CW: Disordered eating, discussions of body image

Happy 2023 friends. It’s officially that time of year again. As I scroll through social media, I already see fitness influencers are capitalizing on everyone’s “new year, new me—I’m going to lose 10 pounds” narrative. The new year comes with a lot of messaging around reinventing yourself, which often centers around re-engineering our bodies. It’s because of this very idea that ringing in the new year is, to me, a horrible reminder of how social media can affect my own relationship with my body. 

Growing up, I was on the smaller side. I was 5’4”, with a small frame—but what most people don’t know is I  silently struggled with my relationship with food. My weight would fluctuate often. If I was stressed or going through something, I’d lose my appetite entirely and suddenly drop10 pounds.I would go days without eating, on the verge of fainting at any second, all while pretending everything was okay.  

It was a cycle that I got used to for my body. 

Unfortunately, life is always full of new stressors so this cycle between “normal” eating and disordered eating would happen monthly.

It was definitely a tough time in my life. I knew my body wasn’t okay. 

However, on top of already struggling with my natural stress response, I had a new challenge to face—the validation I received from others for harming my body. This was one that took me a while to wrap my head around.

Every time I was down in weight, everyone around me would continuously praise me and tell me how good I looked. “Oh my God, you’re so skinny! You look so great. How did you do it? Tell me your secret, I love your body.”

My disordered eating was met with so much positivity that I started to feel like this is what I should look like. It made me feel like what I was doing was a good thing. 

For me, this speaks so much to the fatphobia present in our society. We look at any weight gain as a downfall when in reality, weight gain is normal. Our bodies are meant to fluctuate as we eat and take on life. Our body responds in ways to take care of us and whatever our body looks like, it is still amazing.

I knew it wasn’t good for me. My body was seriously lacking nutrients and I was putting myself at risk everyday—but the compliments were so addicting. I loved being the one that people called “body goals”, but I wasn’t ready for the mental and physical toll it would take on me.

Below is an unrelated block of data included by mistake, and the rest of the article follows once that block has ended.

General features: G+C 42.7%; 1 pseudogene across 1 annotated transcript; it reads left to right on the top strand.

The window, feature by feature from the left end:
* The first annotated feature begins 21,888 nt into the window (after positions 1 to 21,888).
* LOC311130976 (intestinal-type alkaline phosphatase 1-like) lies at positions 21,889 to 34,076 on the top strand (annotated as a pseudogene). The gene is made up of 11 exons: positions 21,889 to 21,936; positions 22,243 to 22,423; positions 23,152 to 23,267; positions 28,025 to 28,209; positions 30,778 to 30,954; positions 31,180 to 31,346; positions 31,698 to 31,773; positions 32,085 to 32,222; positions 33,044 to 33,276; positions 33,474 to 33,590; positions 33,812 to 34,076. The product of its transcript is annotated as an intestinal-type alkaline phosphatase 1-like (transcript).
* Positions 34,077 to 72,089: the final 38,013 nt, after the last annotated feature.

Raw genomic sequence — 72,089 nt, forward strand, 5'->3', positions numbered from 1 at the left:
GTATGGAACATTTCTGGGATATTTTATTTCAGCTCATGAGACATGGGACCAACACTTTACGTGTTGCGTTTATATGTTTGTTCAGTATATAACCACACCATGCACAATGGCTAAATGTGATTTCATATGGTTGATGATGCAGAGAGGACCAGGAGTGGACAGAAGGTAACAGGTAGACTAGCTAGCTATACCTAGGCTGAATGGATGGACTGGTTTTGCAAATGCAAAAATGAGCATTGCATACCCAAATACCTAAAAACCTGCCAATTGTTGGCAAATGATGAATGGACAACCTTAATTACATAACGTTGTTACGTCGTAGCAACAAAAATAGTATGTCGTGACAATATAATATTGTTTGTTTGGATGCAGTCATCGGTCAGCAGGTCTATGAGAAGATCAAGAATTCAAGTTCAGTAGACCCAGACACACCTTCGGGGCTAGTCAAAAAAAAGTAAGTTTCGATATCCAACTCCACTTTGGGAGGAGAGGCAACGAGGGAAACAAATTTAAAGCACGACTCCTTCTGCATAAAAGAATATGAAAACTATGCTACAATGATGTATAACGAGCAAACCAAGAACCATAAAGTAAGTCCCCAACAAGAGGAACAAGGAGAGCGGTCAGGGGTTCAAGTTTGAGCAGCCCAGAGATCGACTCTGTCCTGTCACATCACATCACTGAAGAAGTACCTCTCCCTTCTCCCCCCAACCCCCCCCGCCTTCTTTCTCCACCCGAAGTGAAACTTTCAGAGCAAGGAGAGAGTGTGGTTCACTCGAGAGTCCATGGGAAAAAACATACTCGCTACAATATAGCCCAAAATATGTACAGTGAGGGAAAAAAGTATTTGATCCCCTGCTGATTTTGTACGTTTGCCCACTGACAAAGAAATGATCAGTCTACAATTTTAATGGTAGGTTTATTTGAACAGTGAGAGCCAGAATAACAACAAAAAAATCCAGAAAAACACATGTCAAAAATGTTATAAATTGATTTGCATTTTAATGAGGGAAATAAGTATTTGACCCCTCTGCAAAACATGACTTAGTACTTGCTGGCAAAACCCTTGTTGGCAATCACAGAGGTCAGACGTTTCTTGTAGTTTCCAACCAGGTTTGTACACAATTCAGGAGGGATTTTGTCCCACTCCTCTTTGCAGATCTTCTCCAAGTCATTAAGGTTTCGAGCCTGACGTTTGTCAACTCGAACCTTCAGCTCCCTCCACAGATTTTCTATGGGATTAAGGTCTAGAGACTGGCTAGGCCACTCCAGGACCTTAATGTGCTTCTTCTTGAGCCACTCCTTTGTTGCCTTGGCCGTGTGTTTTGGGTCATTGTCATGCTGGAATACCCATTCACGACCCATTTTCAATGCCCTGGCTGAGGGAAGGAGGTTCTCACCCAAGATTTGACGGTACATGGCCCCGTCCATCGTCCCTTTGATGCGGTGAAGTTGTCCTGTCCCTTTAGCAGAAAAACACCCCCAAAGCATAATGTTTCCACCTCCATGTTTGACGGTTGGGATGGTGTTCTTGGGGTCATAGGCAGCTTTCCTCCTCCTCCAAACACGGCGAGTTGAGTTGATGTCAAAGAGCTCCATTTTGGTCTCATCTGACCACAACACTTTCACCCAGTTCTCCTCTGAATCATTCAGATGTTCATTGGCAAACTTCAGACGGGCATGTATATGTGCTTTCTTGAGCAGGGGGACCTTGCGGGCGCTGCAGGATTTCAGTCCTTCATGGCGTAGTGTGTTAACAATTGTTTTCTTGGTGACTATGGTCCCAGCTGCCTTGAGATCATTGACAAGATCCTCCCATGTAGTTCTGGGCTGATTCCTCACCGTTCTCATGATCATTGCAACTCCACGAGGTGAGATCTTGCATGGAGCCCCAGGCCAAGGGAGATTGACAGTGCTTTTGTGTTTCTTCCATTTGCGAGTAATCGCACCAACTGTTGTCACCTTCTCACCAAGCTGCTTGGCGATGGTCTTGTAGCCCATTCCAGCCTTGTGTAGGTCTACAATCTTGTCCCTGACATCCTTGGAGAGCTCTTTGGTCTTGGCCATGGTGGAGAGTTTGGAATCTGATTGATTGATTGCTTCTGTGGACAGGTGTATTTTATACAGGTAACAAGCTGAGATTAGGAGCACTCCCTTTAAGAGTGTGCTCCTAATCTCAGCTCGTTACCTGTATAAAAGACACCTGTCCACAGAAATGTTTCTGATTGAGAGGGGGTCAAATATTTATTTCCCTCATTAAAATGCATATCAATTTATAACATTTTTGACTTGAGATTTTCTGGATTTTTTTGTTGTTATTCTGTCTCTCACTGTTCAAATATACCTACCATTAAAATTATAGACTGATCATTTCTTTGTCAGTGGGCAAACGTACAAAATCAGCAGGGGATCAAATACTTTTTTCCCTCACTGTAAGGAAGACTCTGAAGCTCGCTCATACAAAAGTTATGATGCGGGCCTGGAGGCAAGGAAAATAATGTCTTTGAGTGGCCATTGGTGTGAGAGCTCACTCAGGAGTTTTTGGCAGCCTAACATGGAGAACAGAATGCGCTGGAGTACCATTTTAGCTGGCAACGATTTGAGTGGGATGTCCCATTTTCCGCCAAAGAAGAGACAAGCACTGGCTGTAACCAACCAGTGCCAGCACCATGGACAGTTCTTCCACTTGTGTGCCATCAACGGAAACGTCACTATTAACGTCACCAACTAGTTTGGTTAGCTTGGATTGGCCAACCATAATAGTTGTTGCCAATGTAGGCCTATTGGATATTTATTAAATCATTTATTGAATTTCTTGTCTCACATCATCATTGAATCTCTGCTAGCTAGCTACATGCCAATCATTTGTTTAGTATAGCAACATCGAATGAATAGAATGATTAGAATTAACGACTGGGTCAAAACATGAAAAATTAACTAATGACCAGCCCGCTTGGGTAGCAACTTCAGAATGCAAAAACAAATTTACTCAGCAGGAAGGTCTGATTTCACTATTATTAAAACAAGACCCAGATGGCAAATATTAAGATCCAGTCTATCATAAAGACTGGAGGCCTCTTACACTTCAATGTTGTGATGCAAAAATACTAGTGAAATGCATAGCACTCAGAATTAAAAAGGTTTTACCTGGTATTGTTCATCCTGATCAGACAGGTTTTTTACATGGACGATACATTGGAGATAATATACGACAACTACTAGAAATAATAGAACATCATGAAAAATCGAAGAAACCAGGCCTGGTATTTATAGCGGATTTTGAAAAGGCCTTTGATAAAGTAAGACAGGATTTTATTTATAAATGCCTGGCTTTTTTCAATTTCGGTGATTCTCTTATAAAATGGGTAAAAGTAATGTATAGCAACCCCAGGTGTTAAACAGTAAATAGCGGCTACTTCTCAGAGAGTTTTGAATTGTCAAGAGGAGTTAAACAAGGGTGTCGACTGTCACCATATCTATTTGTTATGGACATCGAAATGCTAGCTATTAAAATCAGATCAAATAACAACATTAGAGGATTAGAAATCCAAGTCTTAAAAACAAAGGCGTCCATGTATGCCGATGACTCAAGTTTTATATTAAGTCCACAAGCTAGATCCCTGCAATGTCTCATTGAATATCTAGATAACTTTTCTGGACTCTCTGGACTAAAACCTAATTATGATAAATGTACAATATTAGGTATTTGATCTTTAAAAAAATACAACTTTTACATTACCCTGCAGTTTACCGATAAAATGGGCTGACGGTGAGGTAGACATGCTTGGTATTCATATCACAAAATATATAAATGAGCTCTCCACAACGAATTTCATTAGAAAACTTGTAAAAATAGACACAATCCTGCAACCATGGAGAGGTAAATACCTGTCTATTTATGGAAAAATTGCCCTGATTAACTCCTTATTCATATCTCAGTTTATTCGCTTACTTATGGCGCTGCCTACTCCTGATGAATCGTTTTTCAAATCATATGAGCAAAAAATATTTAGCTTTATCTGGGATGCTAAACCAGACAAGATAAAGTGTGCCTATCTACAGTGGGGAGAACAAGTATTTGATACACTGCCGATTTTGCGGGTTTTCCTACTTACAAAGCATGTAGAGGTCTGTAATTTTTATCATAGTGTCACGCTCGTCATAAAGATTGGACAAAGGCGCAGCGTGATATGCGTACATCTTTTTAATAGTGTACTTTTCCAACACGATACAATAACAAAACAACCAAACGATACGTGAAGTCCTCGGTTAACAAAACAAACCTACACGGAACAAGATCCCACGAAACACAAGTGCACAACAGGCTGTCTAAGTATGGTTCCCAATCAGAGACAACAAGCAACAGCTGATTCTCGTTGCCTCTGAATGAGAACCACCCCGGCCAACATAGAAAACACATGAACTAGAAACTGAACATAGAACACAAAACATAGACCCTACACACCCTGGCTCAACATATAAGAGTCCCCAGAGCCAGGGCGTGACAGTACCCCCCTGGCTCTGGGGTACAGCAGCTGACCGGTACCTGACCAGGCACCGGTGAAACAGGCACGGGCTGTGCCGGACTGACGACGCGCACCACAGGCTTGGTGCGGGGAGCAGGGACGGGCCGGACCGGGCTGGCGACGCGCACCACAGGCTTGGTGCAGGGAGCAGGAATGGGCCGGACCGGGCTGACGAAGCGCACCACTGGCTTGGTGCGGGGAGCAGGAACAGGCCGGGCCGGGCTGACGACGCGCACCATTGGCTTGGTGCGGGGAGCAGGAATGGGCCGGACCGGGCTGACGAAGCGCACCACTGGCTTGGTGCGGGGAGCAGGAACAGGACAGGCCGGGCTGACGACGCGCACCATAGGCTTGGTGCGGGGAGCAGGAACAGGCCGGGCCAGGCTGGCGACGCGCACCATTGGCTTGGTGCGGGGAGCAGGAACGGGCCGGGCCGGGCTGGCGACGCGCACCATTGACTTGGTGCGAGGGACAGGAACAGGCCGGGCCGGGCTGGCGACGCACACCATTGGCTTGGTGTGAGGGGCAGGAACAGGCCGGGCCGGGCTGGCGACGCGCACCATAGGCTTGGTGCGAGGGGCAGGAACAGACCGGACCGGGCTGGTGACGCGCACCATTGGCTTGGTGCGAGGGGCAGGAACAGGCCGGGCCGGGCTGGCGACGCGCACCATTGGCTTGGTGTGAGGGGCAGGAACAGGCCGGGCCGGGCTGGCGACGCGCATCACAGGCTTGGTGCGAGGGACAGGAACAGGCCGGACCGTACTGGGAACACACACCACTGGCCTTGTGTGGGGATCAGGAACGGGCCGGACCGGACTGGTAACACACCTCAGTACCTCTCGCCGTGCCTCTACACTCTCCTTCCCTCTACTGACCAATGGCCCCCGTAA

For years I continued to starve myself, searching for acceptance from society and those around me. Any time I would go up a few pounds—which happened all the time—I would spiral. My relationship with food and my body had been ruined. I developed body dysmorphia, a mental illness which distorts one’s view of their own bodies and causes them to hyper-fixate on what they see as their flaws. It often triggers other unhealthy behaviours.

For years, January was a trigger to start my cycle of starvation again. The holidays always came with indulging and followed by a giant crash on new year's day. 

Healing when everyone around you is praising your disordered changes is difficult. It’s hard to break away when everyone around you is making you feel good when inside you’re hurting, but the only opinion that matters is your own.

You know your body the best. You know when your body is getting what it needs and when it isn’t. Outside influences are irrelevant. Easier said than done, I know. However, for the past few years I’ve been trying to shut out the societal narratives and focus on loving myself and my body for all it is.

I’m sure you’ve seen plenty of ‘Body Positivity’ posts, but for me, the first step to loving the skin I’m in was practicing body neutrality. Body Neutrality puts the focus on looking at your body for its abilities and accepting it for what it is. It’s okay not to love your body all the time, we all have good days and bad days. However, the body we have will be the only one we ever get and it’s important to trust that it’s able to do its job.

Some things I implemented to help feel better about my body was first, unfollowing celebrities and influencers on Instagram that made me feel the need to scrutinize myself. It doesn’t mean you can’t search them up and stay up to date on all the gossip, but you just don’t need to see filtered bodies of people who have millions of dollars, trainers, time and the resources to look like a supermodel all the time.

Also, get rid of the scale. Numbers mean nothing. The scale drove me nuts and triggered spirals for me all the time. I’d check my weight and input it into apps to find out how ‘fat’ I was. Turns out, BMI’s aren’t even accurate at predicting body fat. Each body is unique and what is a healthy weight or ideal is different for each person.

Finally, take the time to appreciate yourself and your body. Look in the mirror and tell yourself something you like about your body. Start off with one thing and see if week by week you can make it up to ten things. You’d be surprised how much of a difference acknowledgement can make.

The body is incredible. It’s your source of energy, sensation, pleasure, pain, and everything in between. You only get one and what it does is magical. 

This new year, you don’t need a new you. If you feel healthy and happy, outside opinions don’t need to ruin that.

About the author

Jessie Brar

Jessie Brar (she/her) is a writer, public speaker, Equity, Diversity, Inclusion professional and Mental Health Activist. She graduated from Queen's University with a degree in Psychology and has worked with several notable organisations worldwide to help raise awareness around important social justice topics and advocate for change. She is deeply passionate about her intersectional identities and is committed to being a life-long learner through her work. Check her out on Instagram - @jessieebrar.

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